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[Weekender] Carb phobia: healthy diet or excessive frenzy?

“Have you eaten rice?”

It’s one of the most frequently used greetings in Korea, where the staple has long been considered a synonym for a meal. Even amid the rise of western food and snacks, rice continued to be appreciated as the prime source of sustenance and a symbol of the country’s traditional food legacy.

But recent health trends increasingly consider rice -- and carbohydrates in general -- to be the main culprit of obesity and all sorts of other modern lifestyle diseases.

According to the European Nutrition Conference report 2018, the average carbohydrate intake ratio for South Koreans last year stood at 66 percent, slightly over the 55-65 percent range recommended by the Korea Nutrition Society and the Ministry of Health of Welfare. This is higher than the 55 percent average for Americans, reflecting Korea’s rice-dependent food culture. But the average amount of rice the average Korean consumes has been steadily declining, to 61.8 kilograms of rice in a year as of 2017, down from 126.2 kg in 1987, according to Statistics Korea.

The trend comes in light of repeated warnings against eating too many carbs.

“The restriction of carbohydrate intake is crucial in preventing metabolic syndromes,” said Kwon Yu-jin, family medicine doctor at Yongin Severance Hospital.


Metabolic syndrome is a clustering of a number of so-called lifestyle diseases such as abdominal obesity, high blood pressure, and high blood sugar.

A research by James Gangwisch, a psychiatrist at Columbia University, even claims that an excessive intake of carbohydrates -- or other substances with high glycemic index -- significantly increases the risk of depression.

This mounting sense of alert concerning carbohydrates, especially the refined carbohydrates often found in processed food, has led to a boom in the low carb high fat, or LCHF dieting in recent years.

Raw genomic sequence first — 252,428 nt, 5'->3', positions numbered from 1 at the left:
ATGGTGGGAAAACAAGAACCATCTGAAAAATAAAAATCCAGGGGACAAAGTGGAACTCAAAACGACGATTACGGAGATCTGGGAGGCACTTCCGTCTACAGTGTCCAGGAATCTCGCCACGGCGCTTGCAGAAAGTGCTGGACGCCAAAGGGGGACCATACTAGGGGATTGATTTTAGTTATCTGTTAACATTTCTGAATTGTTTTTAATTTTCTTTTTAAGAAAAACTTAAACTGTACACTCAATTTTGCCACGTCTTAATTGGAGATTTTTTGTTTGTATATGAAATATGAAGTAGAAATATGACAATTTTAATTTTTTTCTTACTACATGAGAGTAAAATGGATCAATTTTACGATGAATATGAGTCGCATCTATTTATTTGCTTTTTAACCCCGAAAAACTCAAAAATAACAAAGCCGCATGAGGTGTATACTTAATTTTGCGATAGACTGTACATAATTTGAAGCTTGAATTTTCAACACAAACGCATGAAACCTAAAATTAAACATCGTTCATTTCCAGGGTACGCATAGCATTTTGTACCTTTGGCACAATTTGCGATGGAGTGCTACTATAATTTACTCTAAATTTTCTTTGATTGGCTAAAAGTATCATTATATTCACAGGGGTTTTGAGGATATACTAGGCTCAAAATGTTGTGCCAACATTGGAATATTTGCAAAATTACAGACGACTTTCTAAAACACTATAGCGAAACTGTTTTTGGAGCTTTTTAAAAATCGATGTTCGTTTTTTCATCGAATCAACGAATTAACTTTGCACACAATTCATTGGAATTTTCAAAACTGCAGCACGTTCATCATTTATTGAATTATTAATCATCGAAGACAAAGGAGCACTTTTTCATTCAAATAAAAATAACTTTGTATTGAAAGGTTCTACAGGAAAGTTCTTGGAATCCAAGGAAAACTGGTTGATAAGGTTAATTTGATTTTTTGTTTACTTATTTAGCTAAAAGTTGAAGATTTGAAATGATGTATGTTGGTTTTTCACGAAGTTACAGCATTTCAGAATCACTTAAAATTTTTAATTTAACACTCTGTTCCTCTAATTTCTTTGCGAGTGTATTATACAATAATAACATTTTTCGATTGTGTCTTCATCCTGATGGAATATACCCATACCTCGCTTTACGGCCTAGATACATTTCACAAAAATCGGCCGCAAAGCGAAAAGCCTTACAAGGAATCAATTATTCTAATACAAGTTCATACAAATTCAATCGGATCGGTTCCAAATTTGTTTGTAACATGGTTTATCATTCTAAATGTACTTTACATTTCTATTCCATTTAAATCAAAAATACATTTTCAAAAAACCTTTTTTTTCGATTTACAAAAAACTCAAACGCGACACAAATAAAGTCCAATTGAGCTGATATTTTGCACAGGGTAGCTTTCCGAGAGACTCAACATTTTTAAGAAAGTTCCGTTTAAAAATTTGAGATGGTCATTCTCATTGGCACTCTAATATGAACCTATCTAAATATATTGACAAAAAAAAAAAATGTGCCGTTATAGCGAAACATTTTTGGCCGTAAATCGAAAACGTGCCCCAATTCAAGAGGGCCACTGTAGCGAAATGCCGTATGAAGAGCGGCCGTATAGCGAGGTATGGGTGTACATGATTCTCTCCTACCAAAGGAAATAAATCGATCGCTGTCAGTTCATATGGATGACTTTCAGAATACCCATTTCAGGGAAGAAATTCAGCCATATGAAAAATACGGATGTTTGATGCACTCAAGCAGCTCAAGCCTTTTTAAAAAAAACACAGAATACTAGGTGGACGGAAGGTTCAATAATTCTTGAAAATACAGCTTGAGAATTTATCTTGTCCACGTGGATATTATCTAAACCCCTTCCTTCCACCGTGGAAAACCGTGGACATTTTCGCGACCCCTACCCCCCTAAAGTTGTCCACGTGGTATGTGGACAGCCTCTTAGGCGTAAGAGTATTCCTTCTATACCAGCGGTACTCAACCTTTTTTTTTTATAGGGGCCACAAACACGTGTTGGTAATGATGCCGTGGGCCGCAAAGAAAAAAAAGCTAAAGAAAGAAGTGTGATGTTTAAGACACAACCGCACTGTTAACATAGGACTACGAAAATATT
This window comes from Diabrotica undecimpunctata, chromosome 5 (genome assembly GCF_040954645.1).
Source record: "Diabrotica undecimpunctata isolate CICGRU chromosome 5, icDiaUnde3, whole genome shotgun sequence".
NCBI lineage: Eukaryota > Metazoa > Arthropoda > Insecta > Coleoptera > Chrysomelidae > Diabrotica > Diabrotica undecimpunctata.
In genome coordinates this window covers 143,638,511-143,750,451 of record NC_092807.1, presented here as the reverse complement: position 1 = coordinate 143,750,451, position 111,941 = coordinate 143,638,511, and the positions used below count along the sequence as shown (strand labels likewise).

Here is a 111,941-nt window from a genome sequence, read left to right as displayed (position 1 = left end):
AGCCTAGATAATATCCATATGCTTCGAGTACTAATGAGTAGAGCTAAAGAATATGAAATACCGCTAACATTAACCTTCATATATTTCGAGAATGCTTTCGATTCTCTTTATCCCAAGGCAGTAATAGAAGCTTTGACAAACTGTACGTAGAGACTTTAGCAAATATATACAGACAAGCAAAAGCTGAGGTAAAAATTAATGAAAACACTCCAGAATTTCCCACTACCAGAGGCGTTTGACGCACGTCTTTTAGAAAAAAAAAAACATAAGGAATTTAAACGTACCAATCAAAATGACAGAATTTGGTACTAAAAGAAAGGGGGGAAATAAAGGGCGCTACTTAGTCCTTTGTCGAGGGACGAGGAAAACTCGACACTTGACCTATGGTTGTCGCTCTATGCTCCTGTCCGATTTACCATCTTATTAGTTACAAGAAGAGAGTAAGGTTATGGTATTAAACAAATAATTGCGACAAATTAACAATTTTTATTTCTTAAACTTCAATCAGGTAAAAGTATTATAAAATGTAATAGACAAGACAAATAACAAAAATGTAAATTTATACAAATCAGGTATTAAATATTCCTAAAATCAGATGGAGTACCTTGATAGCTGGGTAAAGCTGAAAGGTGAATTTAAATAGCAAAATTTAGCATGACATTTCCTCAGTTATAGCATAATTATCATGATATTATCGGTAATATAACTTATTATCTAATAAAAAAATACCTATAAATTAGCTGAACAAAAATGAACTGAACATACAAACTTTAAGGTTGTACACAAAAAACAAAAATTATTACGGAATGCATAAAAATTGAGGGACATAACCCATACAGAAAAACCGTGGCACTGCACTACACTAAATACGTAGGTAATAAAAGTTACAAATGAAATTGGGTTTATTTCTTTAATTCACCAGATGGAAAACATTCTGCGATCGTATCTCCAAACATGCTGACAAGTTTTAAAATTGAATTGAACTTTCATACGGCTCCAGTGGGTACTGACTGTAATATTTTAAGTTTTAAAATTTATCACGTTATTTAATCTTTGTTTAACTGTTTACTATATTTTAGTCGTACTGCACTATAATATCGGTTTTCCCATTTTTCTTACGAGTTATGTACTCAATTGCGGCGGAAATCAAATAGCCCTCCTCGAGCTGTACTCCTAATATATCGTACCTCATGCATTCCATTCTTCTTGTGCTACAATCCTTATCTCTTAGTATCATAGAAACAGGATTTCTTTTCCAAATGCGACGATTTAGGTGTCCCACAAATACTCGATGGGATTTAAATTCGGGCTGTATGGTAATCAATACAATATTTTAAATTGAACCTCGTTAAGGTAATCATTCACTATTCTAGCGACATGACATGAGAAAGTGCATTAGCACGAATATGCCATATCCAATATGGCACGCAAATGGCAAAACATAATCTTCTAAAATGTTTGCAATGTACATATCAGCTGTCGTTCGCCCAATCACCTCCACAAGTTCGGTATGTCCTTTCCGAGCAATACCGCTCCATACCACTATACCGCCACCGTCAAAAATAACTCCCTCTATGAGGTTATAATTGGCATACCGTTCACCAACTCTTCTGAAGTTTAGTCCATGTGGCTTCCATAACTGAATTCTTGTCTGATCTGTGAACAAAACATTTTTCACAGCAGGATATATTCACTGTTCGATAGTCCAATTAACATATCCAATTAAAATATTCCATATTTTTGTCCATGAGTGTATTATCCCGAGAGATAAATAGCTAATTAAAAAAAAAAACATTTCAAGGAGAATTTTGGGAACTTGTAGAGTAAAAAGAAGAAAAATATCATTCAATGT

LCHF, which is similar to the famous yet controversial Atkins diet, claims to facilitate the body’s use of fat reserves by restricting carbohydrate intake and consequently lowering insulin levels.

In Korea, an MBC documentary in 2016 further fanned the public’s interest in LCHF diets. The program titled “False Charges Against Fat” immediately prompted interest in high-fat diet foods such as bulletproof coffee -- a purportedly fat-burning drink made of coffee, butter and oil.

“It seems that the low-carb concept gained all the more popularity in Korea, where people find it difficult to escape the conventional high-carb meals, especially when eating out,” said Kwon.

The new anti-carb sentiment, however, has not been sufficient to reshape the country’s eating habits altogether.

Park Ji-young, 33, who recently returned home from a yearslong stay in Canada, claimed that Korea’s average food culture is still very much dependent on carbohydrates.

“It is so easy for an urban office worker to end up with rice or noodles, along with high-sodium soup and side dishes, as there are relatively few stores or restaurants that offer protein-centered meals,” she said.

“Even if low-carb, low-sodium options were available, they would usually be more expensive than the regular rice alternatives.”

One of the positive aspects of the LCHF trend is that convenience stores started to expand the range of non-carb-centric foods such as half-boiled eggs, bananas and individually packed chicken breasts, she added.

It will nevertheless take more time for the Korean food culture to evolve, observers noted.

“A French Catholic priest who arrived here during the Joseon Dynasty in the late 19th century in his memoir recalled being startled by common people eating up to five bowls of rice at a sitting,” said food columnist Hwang Gyo-ik.

Such rice binges, however, were actually a result of food scarcity, Hwang explained.

“The so-called gobongbap, or fully packed towering bowl of rice, was praised as a virtue as ordinary people were mostly undernourished and the carbohydrates provided by rice was about the only main source of nutrition that could be found in everyday life,” he said

This subconscious appreciation for rice persists to the modern day, in an apparent contrast to its craze for diet and health.

“Despite the ongoing disputes, I believe that efforts to review and redefine carbohydrates in the nutritional perspective is meaningful for Korean society,” said Kim Young-sun, internal medicine doctor at Seoul National University Hospital.

“The rice-centered food culture was a legacy of the country’s past agricultural background. In today’s modern, urban context, people need to re-establish an optimal nutritional plan that fits their lifestyle and health conditions.”

By Bae Hyun-jung (